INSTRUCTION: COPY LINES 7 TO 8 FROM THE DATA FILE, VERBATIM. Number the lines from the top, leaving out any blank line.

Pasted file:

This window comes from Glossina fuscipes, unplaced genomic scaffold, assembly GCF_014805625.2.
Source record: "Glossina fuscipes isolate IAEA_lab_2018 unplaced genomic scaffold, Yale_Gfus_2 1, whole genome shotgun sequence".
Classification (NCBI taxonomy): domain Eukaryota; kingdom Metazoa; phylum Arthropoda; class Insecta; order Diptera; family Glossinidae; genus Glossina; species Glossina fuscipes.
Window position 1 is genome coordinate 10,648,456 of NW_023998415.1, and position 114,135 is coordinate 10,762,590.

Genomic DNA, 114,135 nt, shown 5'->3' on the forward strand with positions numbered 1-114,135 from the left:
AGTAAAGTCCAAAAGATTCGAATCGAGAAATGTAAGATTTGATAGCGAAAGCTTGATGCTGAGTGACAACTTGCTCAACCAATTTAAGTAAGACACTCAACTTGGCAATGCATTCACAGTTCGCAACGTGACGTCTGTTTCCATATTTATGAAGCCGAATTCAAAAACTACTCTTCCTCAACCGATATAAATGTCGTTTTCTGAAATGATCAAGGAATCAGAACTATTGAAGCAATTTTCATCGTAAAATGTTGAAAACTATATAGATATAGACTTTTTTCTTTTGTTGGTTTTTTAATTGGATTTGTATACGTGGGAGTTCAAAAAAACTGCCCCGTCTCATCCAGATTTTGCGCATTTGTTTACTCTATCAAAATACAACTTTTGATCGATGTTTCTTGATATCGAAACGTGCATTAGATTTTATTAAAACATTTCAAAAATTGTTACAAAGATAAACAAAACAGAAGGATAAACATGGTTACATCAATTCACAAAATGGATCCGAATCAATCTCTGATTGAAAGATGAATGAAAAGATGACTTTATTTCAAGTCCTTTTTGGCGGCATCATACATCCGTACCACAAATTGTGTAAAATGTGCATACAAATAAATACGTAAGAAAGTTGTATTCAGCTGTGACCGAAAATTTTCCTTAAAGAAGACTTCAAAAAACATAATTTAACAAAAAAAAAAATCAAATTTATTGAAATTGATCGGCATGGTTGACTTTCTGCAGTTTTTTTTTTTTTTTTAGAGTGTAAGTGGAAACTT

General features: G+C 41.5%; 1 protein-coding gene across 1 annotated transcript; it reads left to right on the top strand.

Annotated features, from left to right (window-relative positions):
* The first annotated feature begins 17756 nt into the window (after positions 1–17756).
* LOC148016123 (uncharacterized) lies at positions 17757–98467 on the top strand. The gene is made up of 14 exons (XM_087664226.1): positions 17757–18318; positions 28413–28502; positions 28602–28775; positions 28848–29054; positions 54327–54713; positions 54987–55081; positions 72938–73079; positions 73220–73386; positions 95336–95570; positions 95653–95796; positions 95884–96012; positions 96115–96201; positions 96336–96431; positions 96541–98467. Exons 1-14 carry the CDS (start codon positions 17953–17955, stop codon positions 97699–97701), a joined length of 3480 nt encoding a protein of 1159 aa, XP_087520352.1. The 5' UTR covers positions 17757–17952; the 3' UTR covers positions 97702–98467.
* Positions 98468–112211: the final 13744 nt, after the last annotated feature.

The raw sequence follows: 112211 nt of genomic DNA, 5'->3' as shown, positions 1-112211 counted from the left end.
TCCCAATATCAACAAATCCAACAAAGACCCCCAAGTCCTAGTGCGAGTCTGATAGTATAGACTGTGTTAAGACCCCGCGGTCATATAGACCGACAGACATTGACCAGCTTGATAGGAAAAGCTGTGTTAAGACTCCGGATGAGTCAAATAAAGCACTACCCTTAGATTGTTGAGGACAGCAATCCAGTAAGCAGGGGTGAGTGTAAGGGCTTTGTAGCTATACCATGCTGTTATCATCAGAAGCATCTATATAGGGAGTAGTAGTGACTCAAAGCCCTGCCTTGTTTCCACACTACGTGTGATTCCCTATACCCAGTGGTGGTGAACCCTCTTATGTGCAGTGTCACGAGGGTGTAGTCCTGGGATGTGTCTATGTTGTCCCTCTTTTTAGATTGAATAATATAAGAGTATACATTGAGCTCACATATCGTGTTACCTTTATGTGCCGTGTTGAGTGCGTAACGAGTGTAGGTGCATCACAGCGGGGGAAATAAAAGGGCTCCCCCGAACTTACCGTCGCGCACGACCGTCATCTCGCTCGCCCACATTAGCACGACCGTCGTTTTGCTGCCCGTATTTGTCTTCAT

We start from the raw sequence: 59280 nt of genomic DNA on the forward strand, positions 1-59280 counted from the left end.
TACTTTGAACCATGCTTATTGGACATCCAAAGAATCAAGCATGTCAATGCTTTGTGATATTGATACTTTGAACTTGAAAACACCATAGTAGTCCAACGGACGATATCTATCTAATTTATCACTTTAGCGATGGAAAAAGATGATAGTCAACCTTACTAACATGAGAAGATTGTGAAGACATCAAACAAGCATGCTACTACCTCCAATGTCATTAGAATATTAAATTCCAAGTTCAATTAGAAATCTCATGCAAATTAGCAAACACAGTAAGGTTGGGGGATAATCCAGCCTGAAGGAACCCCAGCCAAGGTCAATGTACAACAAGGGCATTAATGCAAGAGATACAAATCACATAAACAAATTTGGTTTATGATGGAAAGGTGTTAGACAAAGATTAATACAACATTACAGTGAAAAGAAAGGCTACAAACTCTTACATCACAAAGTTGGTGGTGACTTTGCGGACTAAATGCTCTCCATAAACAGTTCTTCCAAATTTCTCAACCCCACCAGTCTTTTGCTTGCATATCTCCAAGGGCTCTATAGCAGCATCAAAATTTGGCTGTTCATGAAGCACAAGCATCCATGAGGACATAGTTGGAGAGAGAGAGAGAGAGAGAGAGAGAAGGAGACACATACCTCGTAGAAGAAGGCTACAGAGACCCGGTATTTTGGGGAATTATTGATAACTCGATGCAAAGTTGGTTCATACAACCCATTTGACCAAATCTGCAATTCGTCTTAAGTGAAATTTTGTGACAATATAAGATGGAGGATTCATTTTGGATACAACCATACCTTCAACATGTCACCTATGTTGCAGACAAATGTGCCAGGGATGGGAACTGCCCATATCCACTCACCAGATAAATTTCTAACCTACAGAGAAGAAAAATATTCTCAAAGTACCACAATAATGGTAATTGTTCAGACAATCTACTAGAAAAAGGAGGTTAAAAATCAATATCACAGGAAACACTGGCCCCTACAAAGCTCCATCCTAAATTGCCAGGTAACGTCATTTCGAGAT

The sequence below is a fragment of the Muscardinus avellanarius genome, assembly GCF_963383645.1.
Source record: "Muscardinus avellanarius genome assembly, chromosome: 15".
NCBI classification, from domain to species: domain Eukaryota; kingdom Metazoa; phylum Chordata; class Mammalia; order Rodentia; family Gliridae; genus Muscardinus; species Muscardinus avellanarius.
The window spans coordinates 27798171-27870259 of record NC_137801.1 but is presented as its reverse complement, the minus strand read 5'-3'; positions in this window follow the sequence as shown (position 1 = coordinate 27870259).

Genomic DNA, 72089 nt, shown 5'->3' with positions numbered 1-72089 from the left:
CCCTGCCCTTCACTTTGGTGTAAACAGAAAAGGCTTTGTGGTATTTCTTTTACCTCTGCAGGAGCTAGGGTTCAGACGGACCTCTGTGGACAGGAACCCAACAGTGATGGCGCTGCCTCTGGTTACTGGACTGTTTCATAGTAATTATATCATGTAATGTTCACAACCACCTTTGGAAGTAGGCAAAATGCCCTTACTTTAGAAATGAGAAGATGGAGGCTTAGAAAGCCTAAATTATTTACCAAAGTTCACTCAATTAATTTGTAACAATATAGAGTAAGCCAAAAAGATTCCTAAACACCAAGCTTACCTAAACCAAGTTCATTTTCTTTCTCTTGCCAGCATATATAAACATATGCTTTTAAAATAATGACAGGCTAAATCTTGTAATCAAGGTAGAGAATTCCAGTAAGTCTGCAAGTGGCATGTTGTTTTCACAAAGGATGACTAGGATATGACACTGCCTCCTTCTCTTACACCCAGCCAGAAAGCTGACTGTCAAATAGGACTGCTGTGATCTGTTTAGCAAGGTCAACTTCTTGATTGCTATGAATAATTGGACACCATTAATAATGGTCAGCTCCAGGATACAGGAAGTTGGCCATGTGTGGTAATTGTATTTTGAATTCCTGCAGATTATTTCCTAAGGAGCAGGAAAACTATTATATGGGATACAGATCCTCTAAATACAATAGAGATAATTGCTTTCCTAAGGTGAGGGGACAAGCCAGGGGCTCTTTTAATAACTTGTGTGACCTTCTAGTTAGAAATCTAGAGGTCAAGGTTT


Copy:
General features: G+C 41.5%; 1 protein-coding gene across 1 annotated transcript; it reads left to right on the top strand.

Annotated features, from left to right (window-relative positions):